An Indian woman and her daughter pray as they take part in a silent protest to mourn the death of a gang rape victim in New Delhi, India, Tuesday, Jan. 1, 2013. The gang-rape and killing of a New Delhi student has set off an impassioned debate about what India needs to do to prevent such a tragedy from happening again. The country remained in mourning Tuesday, three days after the 23-year-old physiotherapy student died from her internal wounds in a Singapore hospital. (AP Photo/ Dar Yasin)
Tuesday, January 01, 2013 11:56 pm
1 Indian gang rape suspect may be juvenile
By ASHOK SHARMAAssociated Press
The six will be formally charged in court on Thursday on accusations that they kidnapped, gang raped and murdered the 23-year-old woman in New Delhi on Dec. 16, police spokesman Rajan Bhagat said Tuesday.
Media reports say some 30 witnesses have been gathered, and the charges have been detailed in a document running more than 1,000 pages.
Outraged Indians have been demanding the death penalty for the six men, holding demonstrations almost every day since the rape. Murder is punishable by death and rape by life imprisonment. But juveniles - those below 18 years of age - cannot be prosecuted for murder.
Another police officer said a bone test is being conducted to determine if the youngest suspect is indeed a juvenile. If the test determines he is 18 years or older he will be treated as an adult, said the officer, who spoke on condition of anonymity because he was not authorized to disclose sensitive information.
Doctors can confirm a person's age by evaluating X-rays and determining the maturity of the person's bones.
The brutality of the case has made Indians confront the reality that sexual violence is deeply entrenched in the society. Women face daily harassment, from catcalls on streets and groping in buses to rapes. Often police refuse to accept complaints by female victims and even accuse them of inviting unwanted male attention by dressing provocatively. Families also dissuade victims from coming forward in the belief that it will ruin their reputations.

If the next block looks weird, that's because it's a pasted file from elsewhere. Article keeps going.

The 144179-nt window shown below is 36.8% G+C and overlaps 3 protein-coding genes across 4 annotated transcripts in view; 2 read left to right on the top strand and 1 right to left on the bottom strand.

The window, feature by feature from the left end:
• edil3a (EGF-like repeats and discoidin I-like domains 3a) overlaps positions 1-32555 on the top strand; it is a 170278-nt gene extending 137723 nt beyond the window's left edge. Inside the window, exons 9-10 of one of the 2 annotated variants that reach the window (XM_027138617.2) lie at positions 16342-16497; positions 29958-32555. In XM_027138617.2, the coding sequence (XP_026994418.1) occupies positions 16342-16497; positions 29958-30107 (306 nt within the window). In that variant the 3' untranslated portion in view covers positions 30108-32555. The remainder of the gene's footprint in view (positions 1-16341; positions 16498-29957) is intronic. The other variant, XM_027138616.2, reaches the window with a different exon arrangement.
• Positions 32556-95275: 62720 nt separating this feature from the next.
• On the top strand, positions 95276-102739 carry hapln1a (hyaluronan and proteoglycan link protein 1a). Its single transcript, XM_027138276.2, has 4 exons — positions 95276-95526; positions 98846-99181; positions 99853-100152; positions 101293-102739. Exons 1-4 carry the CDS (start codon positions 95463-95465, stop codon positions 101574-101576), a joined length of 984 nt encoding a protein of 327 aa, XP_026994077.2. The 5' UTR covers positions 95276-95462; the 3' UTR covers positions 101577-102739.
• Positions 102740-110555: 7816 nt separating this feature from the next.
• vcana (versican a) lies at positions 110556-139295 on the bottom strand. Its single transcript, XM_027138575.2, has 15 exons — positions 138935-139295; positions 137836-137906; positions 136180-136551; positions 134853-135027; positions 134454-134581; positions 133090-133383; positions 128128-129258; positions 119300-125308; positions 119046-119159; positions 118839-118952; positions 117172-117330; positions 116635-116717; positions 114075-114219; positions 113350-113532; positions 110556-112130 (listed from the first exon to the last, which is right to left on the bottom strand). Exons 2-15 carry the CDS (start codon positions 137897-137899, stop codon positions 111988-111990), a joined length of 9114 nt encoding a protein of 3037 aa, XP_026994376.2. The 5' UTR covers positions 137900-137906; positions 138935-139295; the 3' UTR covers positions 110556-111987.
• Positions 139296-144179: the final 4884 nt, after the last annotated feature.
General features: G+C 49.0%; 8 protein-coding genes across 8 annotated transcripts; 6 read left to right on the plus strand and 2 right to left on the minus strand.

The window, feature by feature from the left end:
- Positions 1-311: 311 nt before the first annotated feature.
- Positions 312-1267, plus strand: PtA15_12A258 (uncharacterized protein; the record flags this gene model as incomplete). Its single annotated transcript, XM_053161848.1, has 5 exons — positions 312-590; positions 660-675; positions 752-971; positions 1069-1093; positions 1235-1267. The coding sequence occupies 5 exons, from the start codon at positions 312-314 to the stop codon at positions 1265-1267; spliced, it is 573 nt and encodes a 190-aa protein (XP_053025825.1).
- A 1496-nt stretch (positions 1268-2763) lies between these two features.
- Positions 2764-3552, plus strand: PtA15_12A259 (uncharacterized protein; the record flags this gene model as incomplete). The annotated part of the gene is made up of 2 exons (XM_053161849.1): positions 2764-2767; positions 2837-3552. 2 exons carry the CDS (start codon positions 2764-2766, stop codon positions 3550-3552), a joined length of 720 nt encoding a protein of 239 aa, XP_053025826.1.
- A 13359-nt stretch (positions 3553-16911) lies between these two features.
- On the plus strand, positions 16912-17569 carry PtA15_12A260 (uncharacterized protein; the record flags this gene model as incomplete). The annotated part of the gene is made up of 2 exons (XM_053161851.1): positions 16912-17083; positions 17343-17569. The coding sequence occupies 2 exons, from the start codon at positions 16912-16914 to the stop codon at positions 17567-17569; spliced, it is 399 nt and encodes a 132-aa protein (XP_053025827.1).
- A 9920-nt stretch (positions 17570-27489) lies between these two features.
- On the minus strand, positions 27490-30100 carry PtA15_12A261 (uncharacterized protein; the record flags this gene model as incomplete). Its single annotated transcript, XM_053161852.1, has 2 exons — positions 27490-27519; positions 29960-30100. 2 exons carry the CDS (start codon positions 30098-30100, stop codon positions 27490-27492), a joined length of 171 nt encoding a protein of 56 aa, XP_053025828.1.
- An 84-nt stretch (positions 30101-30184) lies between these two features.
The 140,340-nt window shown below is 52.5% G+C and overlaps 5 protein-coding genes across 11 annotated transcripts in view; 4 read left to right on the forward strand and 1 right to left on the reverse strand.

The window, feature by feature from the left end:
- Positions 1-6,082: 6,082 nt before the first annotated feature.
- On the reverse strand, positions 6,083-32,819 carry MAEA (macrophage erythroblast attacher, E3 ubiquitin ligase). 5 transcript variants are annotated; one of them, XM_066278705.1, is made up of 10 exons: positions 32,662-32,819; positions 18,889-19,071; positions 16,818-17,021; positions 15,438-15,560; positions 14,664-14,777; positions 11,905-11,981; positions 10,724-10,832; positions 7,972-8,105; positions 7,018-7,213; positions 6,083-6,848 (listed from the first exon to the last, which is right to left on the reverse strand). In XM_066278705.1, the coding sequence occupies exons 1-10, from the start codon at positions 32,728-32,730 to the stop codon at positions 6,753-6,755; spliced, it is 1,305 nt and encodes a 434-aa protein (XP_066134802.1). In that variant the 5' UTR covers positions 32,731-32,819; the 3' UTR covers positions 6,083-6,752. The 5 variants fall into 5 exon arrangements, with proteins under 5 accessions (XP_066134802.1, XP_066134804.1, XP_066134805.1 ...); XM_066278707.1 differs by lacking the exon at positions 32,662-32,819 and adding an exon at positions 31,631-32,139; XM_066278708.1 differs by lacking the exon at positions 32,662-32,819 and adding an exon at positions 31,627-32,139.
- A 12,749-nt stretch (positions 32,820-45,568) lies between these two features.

Activists hope the savage assault on the woman, a physiotherapy student, will shake off the taboo and make authorities take such cases more seriously.
The woman and a male companion were attacked when they boarded an off-duty bus in southern New Delhi to go home. The six men, including the bus driver, allegedly took turns raping her and beat her with an iron bar which they also inserted in her body, causing severe injuries to her organs.
The woman, who has not been identified, was airlifted to Singapore for emergency treatment but died Saturday. She was cremated in New Delhi on Sunday, and the ashes were to be submerged in the holy river Ganges near her hometown in the northern Uttar Pradesh state in accordance with Hindu customs.
Protesters and politicians from across the spectrum called for a special session of Parliament to pass new laws to increase punishments for rapists - including possible chemical castration - and to set up fast-track courts to deal with rape cases within 90 days.
Thousands of Indians have lit candles and held prayer meetings and marches to express their grief and demand stronger protection for women and the death penalty for rape. The protests continued Tuesday.
On Monday, the Indian army and navy canceled their New Year's Eve celebrations, as did Sonia Gandhi, head of the ruling Congress party. Several hotels and clubs across the capital also did not hold their usual parties.